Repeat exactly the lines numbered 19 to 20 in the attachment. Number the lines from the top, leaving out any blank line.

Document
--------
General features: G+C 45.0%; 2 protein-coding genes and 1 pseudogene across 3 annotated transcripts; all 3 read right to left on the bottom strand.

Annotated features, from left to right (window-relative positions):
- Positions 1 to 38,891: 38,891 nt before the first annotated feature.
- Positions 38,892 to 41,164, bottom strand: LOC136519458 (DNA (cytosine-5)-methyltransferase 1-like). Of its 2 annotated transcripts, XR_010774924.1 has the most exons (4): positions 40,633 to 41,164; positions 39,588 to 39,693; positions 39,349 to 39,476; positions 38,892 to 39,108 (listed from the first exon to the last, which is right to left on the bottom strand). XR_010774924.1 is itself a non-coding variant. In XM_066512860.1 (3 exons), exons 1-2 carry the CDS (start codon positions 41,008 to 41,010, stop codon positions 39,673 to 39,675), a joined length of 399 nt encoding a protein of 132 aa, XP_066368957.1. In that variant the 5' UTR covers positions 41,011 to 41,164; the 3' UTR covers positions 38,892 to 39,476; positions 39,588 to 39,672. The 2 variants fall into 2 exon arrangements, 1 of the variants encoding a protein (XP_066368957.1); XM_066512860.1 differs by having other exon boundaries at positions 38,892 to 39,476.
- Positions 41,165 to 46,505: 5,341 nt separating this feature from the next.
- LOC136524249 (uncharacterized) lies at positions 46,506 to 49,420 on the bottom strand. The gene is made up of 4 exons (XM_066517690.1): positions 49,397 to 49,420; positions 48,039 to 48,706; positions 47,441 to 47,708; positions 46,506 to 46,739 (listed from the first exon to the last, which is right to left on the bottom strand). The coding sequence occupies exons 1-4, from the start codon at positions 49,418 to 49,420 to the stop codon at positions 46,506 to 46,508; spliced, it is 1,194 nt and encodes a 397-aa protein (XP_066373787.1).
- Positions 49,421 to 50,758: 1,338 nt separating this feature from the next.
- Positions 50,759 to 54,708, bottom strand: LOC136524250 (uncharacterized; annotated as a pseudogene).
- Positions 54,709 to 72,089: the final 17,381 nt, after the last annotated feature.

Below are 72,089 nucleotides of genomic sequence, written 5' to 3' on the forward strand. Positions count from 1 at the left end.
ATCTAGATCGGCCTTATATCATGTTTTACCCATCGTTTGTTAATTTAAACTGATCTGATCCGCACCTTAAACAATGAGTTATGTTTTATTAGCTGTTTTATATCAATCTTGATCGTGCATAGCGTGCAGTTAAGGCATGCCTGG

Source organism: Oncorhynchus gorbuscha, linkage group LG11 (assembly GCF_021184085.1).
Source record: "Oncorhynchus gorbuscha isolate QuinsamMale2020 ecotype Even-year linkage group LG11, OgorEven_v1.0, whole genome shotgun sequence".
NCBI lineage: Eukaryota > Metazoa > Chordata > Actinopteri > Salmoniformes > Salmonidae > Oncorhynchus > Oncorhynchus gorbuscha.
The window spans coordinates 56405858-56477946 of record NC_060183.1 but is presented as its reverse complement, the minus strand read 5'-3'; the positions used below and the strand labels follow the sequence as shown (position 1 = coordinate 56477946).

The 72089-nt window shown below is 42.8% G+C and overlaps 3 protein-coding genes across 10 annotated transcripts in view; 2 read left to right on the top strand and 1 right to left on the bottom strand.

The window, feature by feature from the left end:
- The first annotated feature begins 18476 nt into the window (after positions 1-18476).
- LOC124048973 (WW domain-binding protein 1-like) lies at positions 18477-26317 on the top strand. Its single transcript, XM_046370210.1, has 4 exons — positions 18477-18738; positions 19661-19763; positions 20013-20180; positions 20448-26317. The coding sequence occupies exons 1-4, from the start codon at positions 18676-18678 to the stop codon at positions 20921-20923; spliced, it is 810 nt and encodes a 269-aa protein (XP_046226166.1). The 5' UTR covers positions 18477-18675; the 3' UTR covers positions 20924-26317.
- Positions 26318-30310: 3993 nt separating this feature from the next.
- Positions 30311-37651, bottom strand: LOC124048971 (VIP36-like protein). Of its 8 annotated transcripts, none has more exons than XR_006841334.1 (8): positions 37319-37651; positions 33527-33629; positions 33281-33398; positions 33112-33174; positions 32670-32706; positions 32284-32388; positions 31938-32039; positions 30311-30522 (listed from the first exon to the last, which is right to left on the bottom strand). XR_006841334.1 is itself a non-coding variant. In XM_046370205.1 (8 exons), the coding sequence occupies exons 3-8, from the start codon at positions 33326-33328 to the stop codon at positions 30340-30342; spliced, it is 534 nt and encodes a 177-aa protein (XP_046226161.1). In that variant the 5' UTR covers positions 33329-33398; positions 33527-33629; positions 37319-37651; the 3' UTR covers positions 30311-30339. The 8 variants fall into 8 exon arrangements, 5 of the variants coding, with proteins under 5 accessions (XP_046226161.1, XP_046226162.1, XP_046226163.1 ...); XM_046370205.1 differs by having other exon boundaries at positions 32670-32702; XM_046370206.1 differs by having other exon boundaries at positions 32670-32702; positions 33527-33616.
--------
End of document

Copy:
- LOC124048973 (WW domain-binding protein 1-like) lies at positions 18477-26317 on the top strand. Its single transcript, XM_046370210.1, has 4 exons — positions 18477-18738; positions 19661-19763; positions 20013-20180; positions 20448-26317. The coding sequence occupies exons 1-4, from the start codon at positions 18676-18678 to the stop codon at positions 20921-20923; spliced, it is 810 nt and encodes a 269-aa protein (XP_046226166.1). The 5' UTR covers positions 18477-18675; the 3' UTR covers positions 20924-26317.
- Positions 26318-30310: 3993 nt separating this feature from the next.